It’s not that banks aren’t motivated sellers – but what I mean by “buying directly from motivated sellers” is buying directly from homeowners.
It seems that most investors either work one or the other for deals. Some work both. I’ve switched back and forth over the years as circumstances dictated. In this post, I’m going to talk about the pros and cons of buying REOs from banks. If you are getting started flipping houses, this will help you decide whether to hunt for deals by targeting bank-owned properties.
How to Invest in Real Estate While Working a Full-Time Job
Many investors think that they need to quit their job to get started in real estate. Not true! Many investors successfully build large portfolios over the years while enjoying the stability of their full-time job. If that’s something you are interested in, then this investor’s story of how he built a real estate business while keeping his 9-5 might be helpful.
We Targeted Bank-Owned Properties When The Time Was Right
My wife and I started by buying directly from homeowners when we got started. This is achieved by marketing directly to these ‘motivated sellers’ with the typical ‘We Buy Houses’ advertising. This worked well for a long time.
Then, when the market took a dive around 2008, the competition really thinned out. At the same time, the number of bank-owned properties rose dramatically. Lots of cheap houses and not much competition, an investor’s dream. We quickly switched to buying mostly REOs.
Of course, all good things must come to an end. The competition came back and we realized that it would be wise to return to marketing directly to homeowners. So that’s what we did.
I’ve attempted to ‘chase’ some of the bank-owned properties from time to time only to become frustrated with the level of competition. There are a lot of investors that buy REOs though. They are willing to fight for the deals. This got me to thinking about what the pros and cons to buying deals this way were.
Pros of Buying Houses From Banks
- Don’t need to market for deals
As bank-owned properties are typically listed through Realtors, you can find them easily. There’s no need to market to find them.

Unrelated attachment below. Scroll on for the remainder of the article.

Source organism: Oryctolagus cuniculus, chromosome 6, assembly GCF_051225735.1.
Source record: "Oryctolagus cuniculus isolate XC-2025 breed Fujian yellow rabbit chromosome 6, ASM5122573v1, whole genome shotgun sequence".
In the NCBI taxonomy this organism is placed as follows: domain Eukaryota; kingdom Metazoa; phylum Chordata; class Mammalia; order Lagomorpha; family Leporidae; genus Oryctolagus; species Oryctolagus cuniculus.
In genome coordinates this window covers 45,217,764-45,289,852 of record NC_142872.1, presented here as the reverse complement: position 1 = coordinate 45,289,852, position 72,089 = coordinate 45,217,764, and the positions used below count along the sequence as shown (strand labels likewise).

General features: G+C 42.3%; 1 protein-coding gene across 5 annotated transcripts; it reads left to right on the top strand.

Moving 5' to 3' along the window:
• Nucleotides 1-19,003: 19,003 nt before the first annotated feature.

- Not having to negotiate directly with a person
Offers you make on bank-owned houses are submitted through a Realtor, so you don’t have to stand face to face with a homeowner and negotiate the price. A lot of people feel uncomfortable negotiating such a big purchase with someone they don’t know.
- Not having to deal with the emotions of a motivated seller
Many motivated sellers can be emotional about the sale of their home. Sometimes the situation is touchy and you never know what will happen. This is obviously not the case with a bank.
- Get to view vacant houses when it fits your schedule
You don’t need to schedule with someone to see their house. Bank-owned houses are almost always vacant and you can schedule to see them as your schedule permits, even if it’s late at night or super early in the morning.
- Look at as many as you have time for
You don’t need to wait for your phone to ring, you can usually get a good sized list of these houses from a real estate agent or online. Go and look at as many as you have time for.
One piece of advice though: If you find that there is a lot of competition for most of the houses that were listed recently (not on the market long), start focusing on ones that have already been on the market over 30 days.
Cons of Buying Houses From Banks
- Need MLS access or Realtor to send up-to-date leads
You will need to bug somebody to always send you the leads or get access to look them up yourself. Some of the websites that have information about bank-owned properties can be innacurate and may show properties that are already pending as still being for sale.
- Higher earnest money
Most banks are going to want at least $1,000 earnest money. When you buy directly from homeowners you can often get away will very small amounts for earnest money ($10 and $25 is common).
- Much more competition
At least where I am, there is a lot more competition for the listed properties. This is why I haven’t bothered with them for a while.
- Contingencies hurt offers
If you need to put contingencies in your offer because you need to be able to have an ‘out’, it will hurt your chances of getting the deal.
- Proof of funds needed
If you are making cash offers, you will need to show proof of funds. They are going to want to see a bank statement showing a balance high enough to cover the purchase. If you are going to be getting a loan, they will want to see a preapproval letter.
- More complicated when it comes to wholesaling
When wholesaling, you won’t be able to assign the contract. You will have to work around it by using land trusts (assign beneficial interest in the trust to your buyer) or an LLC (sell the LLC to your buyer). In addition to this, many investors don’t like looking at wholesale deals that were on the MLS. It’s just the way it is.
- Record of what you paid for the property is easily found
In disclosure states (where the sales price is public record), this probably isn’t as big of a deal. But, in non-disclosure states, people don’t typically know what you paid for a property unless they find the SOLD listing on the MLS with what you paid. This can hurt you when you go to sell a property and the buyer’s agent uses the information to try and beat you up in negotiations because they think you are making a fortune anyway.
Now that you know some of the pros and cons of buying houses from banks, you can better decide whether it is right for you.
No matter which way you decide to go, the key is in realizing that this is a numbers game above all else. Be persitent and it will work for you.